I got waylaid by the flu over the weekend, which gave me the opportunity to do two things: complain loudly to no one in particular about how lousy I felt and watch more TV than I normally would.
The complaining was futile. It didn't make me feel any better and my wife, who is a saint, was properly sympathetic but correctly determined the best thing to do was to keep a bit of distance from me.
I guess I was hoping for the Florence Nightingale approach, having my head cradled in her arms while she stroked my fevered brow until a deep if fitful sleep swept over me.
Instead, I was forced to turn to television for some comfort.
One thing becomes very apparent when you watch TV in earnest.
Most commercials carry more disclaimers than an astronaut's life insurance policy.
Take a Quiznos commercial, for example, in which a woman wads up a five dollar bill, shoves it in her mouth and chews away. The point being, a voice intones, that if you're going to eat five dollars, spend it on something tasty. Flashing across the bottom of the screen almost to the point of distraction were the admonishments, "Dramatization. Do not attempt."
I guess the Quiznos legal team decided to cover their collective rear ends just in case some viewer out there decided to wolf down a couple of fives after watching the ad. Not that there's much likelihood of that. After all, five bucks would buy you a gallon of gasoline these days.
On the other hand, Kodak used to make a disposable camera called "The Weekender" and actually got calls from people asking if it was OK to use it during the week.
Then there was a commercial - I'm not even sure what it was for - showing a guy using his small fluffy dog to sweep up what appeared to be spilled breakfast cereal.
Kind of funny, actually, until the disclaimer hit the screen: "Do not attempt. No dog was hurt in the filming of this commercial."
Thank God for that.
At this point, watching for the disclaimers became a lot more fun than watching the shows.
There was an ad for Chevrolet, for example. Chevy, despite being an American icon, has suffered declining sales over the years in great part by designing cars with all the flair and reliability of a Pakistani taxi cab.
While the new Chevys are an improvement, they still have miles to go.
This particular ad, however, ends with the announcement, "Look Out Camry," implying that Chevy is about to overtake Toyota, the world's best-selling automobile. The disclaimer? The quote is from a magazine article that is nearly three years old.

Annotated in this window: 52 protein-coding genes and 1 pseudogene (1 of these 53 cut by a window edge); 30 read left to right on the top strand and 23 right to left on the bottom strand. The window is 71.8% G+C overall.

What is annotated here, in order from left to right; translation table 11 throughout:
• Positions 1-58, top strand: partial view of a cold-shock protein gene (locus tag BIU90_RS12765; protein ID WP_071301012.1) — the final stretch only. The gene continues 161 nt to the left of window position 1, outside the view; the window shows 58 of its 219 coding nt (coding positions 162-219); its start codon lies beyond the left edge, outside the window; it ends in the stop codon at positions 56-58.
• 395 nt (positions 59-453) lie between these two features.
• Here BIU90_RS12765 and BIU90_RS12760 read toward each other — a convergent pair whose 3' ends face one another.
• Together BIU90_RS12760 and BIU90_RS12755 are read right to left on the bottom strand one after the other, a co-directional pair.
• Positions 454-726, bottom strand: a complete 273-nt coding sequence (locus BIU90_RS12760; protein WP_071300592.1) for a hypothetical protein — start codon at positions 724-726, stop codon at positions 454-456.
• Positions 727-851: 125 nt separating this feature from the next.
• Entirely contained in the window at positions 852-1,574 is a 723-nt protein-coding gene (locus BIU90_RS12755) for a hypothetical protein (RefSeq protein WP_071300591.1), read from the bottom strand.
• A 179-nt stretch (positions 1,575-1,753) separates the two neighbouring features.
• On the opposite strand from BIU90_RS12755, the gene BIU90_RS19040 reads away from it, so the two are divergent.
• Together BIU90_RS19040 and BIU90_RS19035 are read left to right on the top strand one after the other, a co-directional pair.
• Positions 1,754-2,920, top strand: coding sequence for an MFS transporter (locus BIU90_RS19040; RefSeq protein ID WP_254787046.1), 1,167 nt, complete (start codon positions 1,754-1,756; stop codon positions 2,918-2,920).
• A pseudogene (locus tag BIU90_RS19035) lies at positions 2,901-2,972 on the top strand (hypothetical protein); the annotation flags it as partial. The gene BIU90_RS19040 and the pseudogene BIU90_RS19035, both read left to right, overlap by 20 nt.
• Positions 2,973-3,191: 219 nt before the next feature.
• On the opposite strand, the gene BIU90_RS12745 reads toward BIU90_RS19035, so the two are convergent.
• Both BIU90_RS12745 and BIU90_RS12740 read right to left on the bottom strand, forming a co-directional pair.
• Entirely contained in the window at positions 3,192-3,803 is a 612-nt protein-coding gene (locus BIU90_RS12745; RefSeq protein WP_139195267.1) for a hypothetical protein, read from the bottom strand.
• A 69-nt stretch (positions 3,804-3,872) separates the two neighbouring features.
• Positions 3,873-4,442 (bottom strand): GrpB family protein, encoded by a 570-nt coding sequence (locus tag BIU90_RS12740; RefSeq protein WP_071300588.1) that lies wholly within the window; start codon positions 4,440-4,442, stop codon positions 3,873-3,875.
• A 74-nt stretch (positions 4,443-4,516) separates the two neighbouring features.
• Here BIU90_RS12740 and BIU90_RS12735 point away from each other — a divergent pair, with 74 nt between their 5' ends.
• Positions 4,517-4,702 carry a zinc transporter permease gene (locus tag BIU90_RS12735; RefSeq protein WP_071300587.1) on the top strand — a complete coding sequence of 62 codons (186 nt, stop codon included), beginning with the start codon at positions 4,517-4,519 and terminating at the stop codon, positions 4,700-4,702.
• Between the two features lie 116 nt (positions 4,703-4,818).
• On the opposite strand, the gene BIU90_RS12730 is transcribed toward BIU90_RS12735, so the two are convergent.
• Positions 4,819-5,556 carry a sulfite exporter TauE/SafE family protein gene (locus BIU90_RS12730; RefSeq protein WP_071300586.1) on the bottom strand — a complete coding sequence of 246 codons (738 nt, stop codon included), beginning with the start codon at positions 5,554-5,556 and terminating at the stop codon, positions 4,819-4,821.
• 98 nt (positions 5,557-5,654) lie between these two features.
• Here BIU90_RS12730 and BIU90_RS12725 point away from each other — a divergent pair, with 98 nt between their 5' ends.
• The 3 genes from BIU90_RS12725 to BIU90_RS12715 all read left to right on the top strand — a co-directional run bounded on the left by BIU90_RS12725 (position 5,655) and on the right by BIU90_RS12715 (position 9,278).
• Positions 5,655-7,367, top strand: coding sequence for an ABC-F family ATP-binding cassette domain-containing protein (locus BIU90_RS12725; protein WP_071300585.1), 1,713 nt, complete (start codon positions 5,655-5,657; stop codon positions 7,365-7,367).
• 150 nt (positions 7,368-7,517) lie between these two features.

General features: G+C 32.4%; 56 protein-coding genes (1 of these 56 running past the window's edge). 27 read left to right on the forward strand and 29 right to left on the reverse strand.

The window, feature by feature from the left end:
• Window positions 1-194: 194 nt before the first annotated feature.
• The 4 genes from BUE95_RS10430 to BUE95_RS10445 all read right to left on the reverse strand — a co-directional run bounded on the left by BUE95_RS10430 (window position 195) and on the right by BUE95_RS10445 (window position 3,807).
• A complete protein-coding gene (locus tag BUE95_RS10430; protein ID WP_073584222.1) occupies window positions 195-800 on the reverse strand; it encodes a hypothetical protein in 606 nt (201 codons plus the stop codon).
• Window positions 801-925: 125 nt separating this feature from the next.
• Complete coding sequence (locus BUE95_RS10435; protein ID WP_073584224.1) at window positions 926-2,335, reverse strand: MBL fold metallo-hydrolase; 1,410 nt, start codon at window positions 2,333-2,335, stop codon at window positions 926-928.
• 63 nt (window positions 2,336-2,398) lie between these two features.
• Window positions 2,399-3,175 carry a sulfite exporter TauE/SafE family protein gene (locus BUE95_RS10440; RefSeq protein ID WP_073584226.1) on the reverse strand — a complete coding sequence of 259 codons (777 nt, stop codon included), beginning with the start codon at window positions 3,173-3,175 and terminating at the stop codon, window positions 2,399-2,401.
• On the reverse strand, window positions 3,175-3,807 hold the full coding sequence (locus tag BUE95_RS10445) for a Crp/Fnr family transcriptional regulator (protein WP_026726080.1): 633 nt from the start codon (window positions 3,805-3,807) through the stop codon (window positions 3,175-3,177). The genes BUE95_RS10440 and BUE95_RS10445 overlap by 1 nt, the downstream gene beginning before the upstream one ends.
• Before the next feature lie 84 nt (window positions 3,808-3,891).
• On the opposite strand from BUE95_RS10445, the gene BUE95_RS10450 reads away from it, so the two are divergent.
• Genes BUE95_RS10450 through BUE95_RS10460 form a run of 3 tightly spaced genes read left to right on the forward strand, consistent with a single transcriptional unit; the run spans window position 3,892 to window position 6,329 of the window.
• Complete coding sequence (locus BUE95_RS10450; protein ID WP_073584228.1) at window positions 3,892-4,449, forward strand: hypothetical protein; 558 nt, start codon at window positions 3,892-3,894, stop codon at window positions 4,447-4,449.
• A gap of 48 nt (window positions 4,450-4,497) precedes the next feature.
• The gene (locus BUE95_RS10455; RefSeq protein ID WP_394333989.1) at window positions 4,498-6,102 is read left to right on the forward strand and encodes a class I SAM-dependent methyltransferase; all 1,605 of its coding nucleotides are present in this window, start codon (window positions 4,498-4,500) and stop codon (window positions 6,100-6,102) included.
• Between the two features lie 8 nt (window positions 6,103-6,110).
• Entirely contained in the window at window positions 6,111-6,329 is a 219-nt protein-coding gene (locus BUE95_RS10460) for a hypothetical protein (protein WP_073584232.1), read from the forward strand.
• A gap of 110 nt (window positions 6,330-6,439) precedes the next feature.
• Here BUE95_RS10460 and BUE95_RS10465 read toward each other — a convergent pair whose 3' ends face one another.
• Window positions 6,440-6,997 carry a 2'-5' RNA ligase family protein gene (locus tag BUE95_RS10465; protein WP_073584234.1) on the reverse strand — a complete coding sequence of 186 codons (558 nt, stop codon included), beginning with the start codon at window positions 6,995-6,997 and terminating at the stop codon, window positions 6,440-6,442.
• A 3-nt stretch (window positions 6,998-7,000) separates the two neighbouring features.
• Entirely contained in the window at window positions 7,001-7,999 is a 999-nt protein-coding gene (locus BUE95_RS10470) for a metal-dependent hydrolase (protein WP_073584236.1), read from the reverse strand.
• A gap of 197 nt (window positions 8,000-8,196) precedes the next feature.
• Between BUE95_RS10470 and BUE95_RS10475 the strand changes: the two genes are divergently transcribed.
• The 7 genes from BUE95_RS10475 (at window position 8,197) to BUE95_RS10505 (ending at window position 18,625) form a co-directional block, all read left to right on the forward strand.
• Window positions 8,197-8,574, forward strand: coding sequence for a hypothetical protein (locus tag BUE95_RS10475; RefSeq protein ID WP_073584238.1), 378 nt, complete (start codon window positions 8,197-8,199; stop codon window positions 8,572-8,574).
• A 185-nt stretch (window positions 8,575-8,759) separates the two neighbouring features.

Hasn't anyone said anything nice about Chevy in three years?
There have been other classic examples.
Tide-to-Go ran a commercial during the Super Bowl featuring a guy interviewing for a job with a large stain on his shirt. The stain sprouts a mouth and begins talking gibberish, the point being that stains send an unintended message. A very clever and effective ad until the disclaimer kicks in: "Coffee stain depicted."
I personally loved the Lexus commercial where one car is dropped from a helicopter while another races underneath it on what appears to be a runway. Of course, this was followed by the words, "Do not attempt."
In fact, almost any car commercial theses days states "professional driver on a closed course," even when the car is shown driving down the street.
I also enjoy the Bowflex commercial that promises you a Greek god body if you would only use their product three times a week. After showing well-chiseled men and women using the product, it adds, "results not typical." Oh.
Pharmaceutical advertising is a disclaimer gold mine.
I once saw an ad, I think it was for a psoriasis medication, in which one of the possible side effects was death.
I saw a sleeping pill ad in which it warned, "may cause drowsiness."
Then there was Mirapex, which is used to treat something called restless leg syndrome. It warns: "Tell your doctor ... if you experience increased gambling, sexual or other intense urges."
Better yet, just go to Las Vegas.
Those E.D. commercials that intone, "ask your doctor if you are healthy enough for sexual activity" are always good for a laugh. I would guess that 99.9 percent of males between the ages of 16 and 96 - including those in ICU following quadruple bypass surgery - would consider themselves healthy enough for sex.